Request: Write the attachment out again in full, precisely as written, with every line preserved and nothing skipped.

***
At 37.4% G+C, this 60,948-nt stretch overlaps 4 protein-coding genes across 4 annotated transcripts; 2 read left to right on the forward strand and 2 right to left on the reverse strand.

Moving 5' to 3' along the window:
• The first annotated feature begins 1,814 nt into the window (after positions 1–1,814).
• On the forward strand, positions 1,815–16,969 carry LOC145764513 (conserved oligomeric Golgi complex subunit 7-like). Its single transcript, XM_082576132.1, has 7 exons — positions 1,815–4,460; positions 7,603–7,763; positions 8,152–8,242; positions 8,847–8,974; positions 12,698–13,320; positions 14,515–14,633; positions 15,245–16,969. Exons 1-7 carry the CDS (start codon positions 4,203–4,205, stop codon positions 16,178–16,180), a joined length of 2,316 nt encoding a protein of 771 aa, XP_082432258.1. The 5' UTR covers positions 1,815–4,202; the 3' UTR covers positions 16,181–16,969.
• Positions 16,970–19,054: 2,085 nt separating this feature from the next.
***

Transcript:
At 37.4% G+C, this 60,948-nt stretch overlaps 4 protein-coding genes across 4 annotated transcripts; 2 read left to right on the forward strand and 2 right to left on the reverse strand.

Moving 5' to 3' along the window:
• The first annotated feature begins 1,814 nt into the window (after positions 1–1,814).
• On the forward strand, positions 1,815–16,969 carry LOC145764513 (conserved oligomeric Golgi complex subunit 7-like). Its single transcript, XM_082576132.1, has 7 exons — positions 1,815–4,460; positions 7,603–7,763; positions 8,152–8,242; positions 8,847–8,974; positions 12,698–13,320; positions 14,515–14,633; positions 15,245–16,969. Exons 1-7 carry the CDS (start codon positions 4,203–4,205, stop codon positions 16,178–16,180), a joined length of 2,316 nt encoding a protein of 771 aa, XP_082432258.1. The 5' UTR covers positions 1,815–4,202; the 3' UTR covers positions 16,181–16,969.
• Positions 16,970–19,054: 2,085 nt separating this feature from the next.